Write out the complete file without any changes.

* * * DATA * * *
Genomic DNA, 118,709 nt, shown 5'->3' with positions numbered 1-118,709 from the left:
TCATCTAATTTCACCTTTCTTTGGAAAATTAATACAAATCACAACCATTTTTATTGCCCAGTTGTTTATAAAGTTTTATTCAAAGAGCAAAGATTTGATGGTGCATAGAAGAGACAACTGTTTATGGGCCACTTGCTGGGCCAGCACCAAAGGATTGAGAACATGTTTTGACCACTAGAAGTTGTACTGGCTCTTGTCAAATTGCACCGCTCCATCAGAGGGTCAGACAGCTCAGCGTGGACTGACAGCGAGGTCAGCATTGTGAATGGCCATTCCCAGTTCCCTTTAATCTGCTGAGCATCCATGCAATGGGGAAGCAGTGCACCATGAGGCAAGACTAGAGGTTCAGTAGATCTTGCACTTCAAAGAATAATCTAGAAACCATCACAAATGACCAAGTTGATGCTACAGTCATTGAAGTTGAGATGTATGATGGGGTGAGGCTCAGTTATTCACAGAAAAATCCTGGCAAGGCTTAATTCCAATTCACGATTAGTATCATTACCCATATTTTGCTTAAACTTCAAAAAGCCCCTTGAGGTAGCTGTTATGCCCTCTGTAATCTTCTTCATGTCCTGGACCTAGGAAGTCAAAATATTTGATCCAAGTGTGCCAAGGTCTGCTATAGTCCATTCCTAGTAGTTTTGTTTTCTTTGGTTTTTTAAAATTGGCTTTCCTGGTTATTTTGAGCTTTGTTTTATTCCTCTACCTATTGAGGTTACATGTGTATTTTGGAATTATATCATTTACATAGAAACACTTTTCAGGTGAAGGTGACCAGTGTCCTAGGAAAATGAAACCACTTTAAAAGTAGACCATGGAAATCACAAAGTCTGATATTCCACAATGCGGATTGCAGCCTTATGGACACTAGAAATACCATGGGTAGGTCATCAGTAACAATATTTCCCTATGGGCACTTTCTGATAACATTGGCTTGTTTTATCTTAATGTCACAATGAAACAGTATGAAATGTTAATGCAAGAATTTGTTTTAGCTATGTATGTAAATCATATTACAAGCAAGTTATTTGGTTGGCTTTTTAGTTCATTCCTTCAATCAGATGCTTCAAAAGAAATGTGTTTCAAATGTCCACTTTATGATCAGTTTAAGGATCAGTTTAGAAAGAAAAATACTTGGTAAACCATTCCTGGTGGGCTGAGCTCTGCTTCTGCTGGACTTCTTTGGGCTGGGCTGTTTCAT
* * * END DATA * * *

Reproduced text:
Genomic DNA, 118,709 nt, shown 5'->3' with positions numbered 1-118,709 from the left:
TCATCTAATTTCACCTTTCTTTGGAAAATTAATACAAATCACAACCATTTTTATTGCCCAGTTGTTTATAAAGTTTTATTCAAAGAGCAAAGATTTGATGGTGCATAGAAGAGACAACTGTTTATGGGCCACTTGCTGGGCCAGCACCAAAGGATTGAGAACATGTTTTGACCACTAGAAGTTGTACTGGCTCTTGTCAAATTGCACCGCTCCATCAGAGGGTCAGACAGCTCAGCGTGGACTGACAGCGAGGTCAGCATTGTGAATGGCCATTCCCAGTTCCCTTTAATCTGCTGAGCATCCATGCAATGGGGAAGCAGTGCACCATGAGGCAAGACTAGAGGTTCAGTAGATCTTGCACTTCAAAGAATAATCTAGAAACCATCACAAATGACCAAGTTGATGCTACAGTCATTGAAGTTGAGATGTATGATGGGGTGAGGCTCAGTTATTCACAGAAAAATCCTGGCAAGGCTTAATTCCAATTCACGATTAGTATCATTACCCATATTTTGCTTAAACTTCAAAAAGCCCCTTGAGGTAGCTGTTATGCCCTCTGTAATCTTCTTCATGTCCTGGACCTAGGAAGTCAAAATATTTGATCCAAGTGTGCCAAGGTCTGCTATAGTCCATTCCTAGTAGTTTTGTTTTCTTTGGTTTTTTAAAATTGGCTTTCCTGGTTATTTTGAGCTTTGTTTTATTCCTCTACCTATTGAGGTTACATGTGTATTTTGGAATTATATCATTTACATAGAAACACTTTTCAGGTGAAGGTGACCAGTGTCCTAGGAAAATGAAACCACTTTAAAAGTAGACCATGGAAATCACAAAGTCTGATATTCCACAATGCGGATTGCAGCCTTATGGACACTAGAAATACCATGGGTAGGTCATCAGTAACAATATTTCCCTATGGGCACTTTCTGATAACATTGGCTTGTTTTATCTTAATGTCACAATGAAACAGTATGAAATGTTAATGCAAGAATTTGTTTTAGCTATGTATGTAAATCATATTACAAGCAAGTTATTTGGTTGGCTTTTTAGTTCATTCCTTCAATCAGATGCTTCAAAAGAAATGTGTTTCAAATGTCCACTTTATGATCAGTTTAAGGATCAGTTTAGAAAGAAAAATACTTGGTAAACCATTCCTGGTGGGCTGAGCTCTGCTTCTGCTGGACTTCTTTGGGCTGGGCTGTTTCAT